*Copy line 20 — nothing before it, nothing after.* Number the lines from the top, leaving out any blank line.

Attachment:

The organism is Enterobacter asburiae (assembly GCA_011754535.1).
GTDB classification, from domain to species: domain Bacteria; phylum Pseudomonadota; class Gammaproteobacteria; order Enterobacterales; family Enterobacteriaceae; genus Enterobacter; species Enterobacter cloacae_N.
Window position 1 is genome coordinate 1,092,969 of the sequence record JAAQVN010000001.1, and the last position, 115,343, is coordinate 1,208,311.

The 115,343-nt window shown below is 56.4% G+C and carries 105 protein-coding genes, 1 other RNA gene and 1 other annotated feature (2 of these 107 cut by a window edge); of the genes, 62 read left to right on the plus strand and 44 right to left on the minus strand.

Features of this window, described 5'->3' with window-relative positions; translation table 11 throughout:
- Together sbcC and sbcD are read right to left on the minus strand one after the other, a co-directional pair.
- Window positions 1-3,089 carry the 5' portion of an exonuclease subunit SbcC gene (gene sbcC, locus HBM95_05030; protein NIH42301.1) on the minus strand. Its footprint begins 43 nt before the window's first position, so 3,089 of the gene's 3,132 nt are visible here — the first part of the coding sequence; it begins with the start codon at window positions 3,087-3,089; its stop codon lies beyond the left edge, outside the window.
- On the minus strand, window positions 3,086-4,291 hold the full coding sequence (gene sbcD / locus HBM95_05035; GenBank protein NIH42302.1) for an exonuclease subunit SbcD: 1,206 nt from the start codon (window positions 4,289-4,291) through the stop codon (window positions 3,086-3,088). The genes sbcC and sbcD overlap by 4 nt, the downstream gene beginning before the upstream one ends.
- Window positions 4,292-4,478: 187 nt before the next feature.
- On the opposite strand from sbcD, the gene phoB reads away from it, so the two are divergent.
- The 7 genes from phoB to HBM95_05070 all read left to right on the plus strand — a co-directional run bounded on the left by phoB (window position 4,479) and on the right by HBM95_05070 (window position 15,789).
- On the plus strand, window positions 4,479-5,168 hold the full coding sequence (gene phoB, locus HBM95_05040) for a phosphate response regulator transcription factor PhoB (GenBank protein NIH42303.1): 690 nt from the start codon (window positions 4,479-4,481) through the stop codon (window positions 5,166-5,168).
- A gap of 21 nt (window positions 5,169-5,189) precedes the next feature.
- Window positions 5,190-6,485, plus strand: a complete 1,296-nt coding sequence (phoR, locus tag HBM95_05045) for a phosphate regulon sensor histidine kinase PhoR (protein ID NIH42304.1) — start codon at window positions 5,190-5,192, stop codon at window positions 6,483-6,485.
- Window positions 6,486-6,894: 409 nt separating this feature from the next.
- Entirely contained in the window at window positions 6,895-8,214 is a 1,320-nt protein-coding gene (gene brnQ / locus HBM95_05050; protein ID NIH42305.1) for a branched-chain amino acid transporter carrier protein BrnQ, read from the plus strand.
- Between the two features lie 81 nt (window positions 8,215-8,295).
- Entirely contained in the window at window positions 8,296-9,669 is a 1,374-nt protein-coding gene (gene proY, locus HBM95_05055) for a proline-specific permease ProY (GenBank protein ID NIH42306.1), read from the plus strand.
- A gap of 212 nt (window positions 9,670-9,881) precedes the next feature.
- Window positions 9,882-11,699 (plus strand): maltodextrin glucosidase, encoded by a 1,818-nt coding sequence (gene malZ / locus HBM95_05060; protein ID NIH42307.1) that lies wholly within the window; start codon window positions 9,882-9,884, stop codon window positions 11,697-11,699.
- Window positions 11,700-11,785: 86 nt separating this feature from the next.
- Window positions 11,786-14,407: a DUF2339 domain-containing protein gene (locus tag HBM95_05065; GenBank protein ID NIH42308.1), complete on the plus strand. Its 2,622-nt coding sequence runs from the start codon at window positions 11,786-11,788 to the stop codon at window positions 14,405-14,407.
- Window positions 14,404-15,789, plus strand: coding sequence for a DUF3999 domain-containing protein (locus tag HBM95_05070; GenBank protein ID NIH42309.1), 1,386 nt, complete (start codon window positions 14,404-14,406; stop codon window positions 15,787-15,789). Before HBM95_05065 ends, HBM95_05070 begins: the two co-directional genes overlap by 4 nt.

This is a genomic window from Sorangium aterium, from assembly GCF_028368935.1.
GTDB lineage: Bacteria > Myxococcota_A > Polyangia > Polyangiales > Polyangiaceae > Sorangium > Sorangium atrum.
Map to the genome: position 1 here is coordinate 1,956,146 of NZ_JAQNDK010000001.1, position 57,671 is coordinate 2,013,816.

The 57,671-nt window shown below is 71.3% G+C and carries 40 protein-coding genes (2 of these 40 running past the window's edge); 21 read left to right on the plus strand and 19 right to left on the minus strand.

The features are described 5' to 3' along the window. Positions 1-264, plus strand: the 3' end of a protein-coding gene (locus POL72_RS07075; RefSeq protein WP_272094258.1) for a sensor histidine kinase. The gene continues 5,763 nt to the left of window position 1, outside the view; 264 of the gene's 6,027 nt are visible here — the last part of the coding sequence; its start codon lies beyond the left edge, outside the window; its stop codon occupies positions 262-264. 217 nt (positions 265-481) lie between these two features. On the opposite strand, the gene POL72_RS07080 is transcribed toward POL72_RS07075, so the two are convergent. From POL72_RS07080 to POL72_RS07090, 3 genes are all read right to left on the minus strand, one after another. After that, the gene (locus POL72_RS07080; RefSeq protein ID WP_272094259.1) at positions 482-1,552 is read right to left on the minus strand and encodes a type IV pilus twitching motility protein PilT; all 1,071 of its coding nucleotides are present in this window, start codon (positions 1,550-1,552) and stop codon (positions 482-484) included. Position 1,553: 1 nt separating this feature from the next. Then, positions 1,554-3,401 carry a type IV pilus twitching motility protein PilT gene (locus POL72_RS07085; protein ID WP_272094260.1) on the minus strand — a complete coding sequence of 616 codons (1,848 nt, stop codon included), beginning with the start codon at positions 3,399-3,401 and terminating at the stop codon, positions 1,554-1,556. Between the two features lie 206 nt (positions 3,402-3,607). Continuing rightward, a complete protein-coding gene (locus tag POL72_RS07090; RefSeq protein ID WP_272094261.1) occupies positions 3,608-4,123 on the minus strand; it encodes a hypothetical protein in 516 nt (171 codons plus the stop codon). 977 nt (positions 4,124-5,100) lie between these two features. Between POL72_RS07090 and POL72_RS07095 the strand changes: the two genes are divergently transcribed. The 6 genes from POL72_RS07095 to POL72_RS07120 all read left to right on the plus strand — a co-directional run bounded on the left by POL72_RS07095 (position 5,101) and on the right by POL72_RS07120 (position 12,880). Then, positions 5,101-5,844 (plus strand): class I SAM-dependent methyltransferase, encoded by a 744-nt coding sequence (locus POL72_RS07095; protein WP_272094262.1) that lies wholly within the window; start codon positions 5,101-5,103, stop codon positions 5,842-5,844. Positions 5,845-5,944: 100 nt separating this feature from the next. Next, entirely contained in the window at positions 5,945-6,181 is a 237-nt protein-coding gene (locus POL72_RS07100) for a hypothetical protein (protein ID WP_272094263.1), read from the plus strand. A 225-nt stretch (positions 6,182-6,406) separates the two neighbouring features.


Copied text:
- Window positions 9,882-11,699 (plus strand): maltodextrin glucosidase, encoded by a 1,818-nt coding sequence (gene malZ / locus HBM95_05060; protein ID NIH42307.1) that lies wholly within the window; start codon window positions 9,882-9,884, stop codon window positions 11,697-11,699.